17. A method of compensating a weighing mechanism having a single beam load cell member with longitudinal and lateral axes, comprising the steps of mounting first and second strain gages on the beam member at opposite angles to the longitudinal axis of the beam to increase the sensitivity of said gages to off-center loading of the beam, mounting third and fourth strain gages on the beam, arranging the gages in an electrical bridge circuit, and connecting a resistor network to one or more of the gages to make the output of the bridge circuit substantially independent of the position of a weight along at least one of said axes.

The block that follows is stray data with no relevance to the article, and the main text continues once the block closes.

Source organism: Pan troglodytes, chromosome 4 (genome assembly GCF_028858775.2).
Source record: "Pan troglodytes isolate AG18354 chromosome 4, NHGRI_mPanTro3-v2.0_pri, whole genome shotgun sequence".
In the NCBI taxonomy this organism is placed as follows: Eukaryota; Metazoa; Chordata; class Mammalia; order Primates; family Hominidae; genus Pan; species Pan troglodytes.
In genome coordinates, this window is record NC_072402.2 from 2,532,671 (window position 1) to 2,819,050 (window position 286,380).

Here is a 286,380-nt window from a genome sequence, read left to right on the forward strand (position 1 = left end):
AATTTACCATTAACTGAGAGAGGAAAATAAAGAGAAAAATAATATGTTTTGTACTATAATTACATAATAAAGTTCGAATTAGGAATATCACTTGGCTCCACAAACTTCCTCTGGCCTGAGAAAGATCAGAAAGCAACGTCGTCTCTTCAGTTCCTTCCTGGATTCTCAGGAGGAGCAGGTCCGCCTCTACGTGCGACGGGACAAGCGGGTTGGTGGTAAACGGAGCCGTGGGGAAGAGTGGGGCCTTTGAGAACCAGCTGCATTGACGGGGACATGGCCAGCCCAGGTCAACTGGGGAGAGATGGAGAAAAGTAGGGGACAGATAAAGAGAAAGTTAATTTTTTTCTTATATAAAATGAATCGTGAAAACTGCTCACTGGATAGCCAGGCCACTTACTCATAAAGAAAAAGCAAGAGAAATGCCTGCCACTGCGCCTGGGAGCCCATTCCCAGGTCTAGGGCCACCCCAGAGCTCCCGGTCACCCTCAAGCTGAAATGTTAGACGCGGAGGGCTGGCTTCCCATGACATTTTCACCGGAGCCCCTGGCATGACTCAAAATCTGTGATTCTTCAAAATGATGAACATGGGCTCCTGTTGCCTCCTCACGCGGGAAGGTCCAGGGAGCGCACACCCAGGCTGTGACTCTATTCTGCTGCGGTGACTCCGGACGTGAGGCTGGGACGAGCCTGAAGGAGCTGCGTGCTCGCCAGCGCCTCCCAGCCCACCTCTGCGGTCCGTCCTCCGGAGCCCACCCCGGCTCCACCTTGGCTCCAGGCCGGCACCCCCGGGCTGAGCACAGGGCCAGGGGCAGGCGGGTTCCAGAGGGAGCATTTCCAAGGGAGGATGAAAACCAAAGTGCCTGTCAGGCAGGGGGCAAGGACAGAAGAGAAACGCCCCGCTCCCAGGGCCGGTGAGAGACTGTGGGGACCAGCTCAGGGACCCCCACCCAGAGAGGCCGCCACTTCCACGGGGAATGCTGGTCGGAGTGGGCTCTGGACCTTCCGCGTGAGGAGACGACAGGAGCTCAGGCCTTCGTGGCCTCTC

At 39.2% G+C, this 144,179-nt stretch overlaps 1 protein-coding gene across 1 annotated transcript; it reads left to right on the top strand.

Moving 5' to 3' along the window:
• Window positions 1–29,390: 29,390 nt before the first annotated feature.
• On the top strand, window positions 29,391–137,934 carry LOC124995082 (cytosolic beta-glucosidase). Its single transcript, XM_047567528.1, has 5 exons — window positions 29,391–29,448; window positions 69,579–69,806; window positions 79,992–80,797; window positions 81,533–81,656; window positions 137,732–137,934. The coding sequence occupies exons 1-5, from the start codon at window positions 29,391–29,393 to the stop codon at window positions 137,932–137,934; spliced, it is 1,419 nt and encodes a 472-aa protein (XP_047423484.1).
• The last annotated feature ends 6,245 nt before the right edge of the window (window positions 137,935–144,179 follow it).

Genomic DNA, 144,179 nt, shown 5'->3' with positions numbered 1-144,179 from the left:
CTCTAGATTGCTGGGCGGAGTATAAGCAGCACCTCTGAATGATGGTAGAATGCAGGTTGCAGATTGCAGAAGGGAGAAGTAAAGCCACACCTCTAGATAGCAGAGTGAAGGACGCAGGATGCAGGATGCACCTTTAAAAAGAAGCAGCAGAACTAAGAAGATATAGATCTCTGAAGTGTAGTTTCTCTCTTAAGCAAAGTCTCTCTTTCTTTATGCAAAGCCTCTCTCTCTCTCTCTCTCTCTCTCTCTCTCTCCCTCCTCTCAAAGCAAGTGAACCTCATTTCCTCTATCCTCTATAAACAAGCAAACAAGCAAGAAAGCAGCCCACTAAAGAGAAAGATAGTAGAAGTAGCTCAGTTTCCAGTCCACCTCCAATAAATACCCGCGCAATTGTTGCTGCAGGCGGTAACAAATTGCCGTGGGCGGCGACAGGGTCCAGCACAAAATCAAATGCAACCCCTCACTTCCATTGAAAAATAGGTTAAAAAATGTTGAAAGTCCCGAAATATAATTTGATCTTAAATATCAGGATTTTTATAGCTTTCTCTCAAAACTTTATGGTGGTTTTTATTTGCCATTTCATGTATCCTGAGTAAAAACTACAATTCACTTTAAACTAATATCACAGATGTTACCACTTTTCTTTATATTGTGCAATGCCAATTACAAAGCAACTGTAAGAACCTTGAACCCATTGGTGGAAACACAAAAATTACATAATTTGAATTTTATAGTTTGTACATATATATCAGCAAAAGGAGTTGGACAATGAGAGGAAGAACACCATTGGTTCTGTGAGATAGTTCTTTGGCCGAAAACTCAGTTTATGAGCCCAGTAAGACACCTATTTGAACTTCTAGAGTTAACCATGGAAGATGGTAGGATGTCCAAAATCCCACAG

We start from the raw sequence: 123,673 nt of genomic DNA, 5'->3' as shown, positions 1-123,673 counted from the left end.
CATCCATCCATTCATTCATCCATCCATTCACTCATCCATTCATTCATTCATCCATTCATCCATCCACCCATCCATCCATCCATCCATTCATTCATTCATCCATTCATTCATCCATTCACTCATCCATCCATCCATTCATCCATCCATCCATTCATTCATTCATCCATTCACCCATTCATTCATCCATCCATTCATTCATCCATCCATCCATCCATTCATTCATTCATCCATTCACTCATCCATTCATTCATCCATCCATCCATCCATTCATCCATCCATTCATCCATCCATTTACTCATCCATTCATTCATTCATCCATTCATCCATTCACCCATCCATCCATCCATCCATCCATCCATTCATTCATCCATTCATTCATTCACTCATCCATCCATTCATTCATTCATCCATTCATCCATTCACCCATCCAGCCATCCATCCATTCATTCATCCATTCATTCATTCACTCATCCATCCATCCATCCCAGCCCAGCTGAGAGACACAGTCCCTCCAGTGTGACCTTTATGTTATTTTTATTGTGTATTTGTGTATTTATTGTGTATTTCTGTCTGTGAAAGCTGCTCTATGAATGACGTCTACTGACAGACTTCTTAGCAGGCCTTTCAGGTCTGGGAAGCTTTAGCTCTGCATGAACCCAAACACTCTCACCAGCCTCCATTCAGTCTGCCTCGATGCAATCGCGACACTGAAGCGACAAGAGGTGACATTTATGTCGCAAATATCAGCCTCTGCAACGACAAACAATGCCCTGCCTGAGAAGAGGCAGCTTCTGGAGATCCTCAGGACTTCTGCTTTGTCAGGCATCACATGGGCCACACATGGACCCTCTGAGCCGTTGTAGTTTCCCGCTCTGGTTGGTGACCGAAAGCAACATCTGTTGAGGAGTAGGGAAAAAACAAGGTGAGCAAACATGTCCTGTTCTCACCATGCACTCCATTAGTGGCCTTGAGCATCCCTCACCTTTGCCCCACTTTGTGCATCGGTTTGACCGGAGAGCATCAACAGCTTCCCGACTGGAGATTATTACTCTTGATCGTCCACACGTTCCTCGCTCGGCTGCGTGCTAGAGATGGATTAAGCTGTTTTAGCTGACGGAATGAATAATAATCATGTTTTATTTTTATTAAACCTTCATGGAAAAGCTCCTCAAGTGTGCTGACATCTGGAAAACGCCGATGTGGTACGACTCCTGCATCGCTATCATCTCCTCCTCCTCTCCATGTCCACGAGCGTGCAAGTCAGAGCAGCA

18. A weighing mechanism comprising a single beam member having longitudinal and lateral axes, first and second strain gages mounted on said beam at opposite angles to the longitudinal axis to increase the sensitivity of said gages to off-center loading of said beam, third and fourth strain gages mounted on said beam, said strain gages being arranged in an electrical bridge circuit, and a resistor network connected to one or more of the gages to make the output of the bridge circuit substantially independent of the position of a weight along at least one of said axes.
19. A weighing mechanism in accordance with claim 18 wherein said third and fourth strain gages are mounted on said beam at mutually opposite angles to the longitudinal axis of the beam.